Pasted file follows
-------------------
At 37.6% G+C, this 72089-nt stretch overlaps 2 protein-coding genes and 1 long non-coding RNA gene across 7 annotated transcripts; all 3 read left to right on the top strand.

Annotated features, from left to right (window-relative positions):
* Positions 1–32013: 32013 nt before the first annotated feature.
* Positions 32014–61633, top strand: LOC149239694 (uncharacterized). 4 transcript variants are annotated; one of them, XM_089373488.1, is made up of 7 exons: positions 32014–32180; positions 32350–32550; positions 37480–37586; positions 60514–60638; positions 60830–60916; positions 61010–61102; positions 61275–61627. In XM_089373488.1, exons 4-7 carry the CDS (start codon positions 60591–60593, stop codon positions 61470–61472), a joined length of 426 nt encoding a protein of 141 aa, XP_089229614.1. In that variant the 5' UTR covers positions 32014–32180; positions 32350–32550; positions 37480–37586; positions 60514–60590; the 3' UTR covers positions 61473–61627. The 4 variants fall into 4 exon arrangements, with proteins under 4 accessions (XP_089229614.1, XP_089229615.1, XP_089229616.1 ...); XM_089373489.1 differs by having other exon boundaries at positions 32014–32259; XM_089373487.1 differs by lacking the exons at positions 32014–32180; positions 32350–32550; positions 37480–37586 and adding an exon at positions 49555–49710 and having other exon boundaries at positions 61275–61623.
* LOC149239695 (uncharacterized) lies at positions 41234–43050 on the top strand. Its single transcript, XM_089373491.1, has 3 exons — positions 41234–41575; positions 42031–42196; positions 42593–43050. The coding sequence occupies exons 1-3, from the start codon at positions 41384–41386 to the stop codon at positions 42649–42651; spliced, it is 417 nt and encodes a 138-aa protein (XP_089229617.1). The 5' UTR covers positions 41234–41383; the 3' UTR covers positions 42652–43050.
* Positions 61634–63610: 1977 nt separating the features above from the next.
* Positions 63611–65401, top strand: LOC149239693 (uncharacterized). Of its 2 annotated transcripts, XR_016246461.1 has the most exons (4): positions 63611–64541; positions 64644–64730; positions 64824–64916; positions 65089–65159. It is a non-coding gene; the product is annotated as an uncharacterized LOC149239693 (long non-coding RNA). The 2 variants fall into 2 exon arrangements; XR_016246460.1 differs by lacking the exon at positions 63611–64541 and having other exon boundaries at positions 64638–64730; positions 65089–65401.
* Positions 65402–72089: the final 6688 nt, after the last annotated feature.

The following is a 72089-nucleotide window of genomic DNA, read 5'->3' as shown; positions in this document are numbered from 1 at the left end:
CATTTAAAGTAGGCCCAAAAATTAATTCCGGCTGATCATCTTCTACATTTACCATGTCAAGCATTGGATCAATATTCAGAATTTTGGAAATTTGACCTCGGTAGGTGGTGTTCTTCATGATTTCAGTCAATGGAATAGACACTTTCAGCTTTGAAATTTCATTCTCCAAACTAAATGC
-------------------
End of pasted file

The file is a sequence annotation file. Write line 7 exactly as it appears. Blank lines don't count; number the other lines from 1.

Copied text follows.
* Positions 63611–65401, top strand: LOC149239693 (uncharacterized). Of its 2 annotated transcripts, XR_016246461.1 has the most exons (4): positions 63611–64541; positions 64644–64730; positions 64824–64916; positions 65089–65159. It is a non-coding gene; the product is annotated as an uncharacterized LOC149239693 (long non-coding RNA). The 2 variants fall into 2 exon arrangements; XR_016246460.1 differs by lacking the exon at positions 63611–64541 and having other exon boundaries at positions 64638–64730; positions 65089–65401.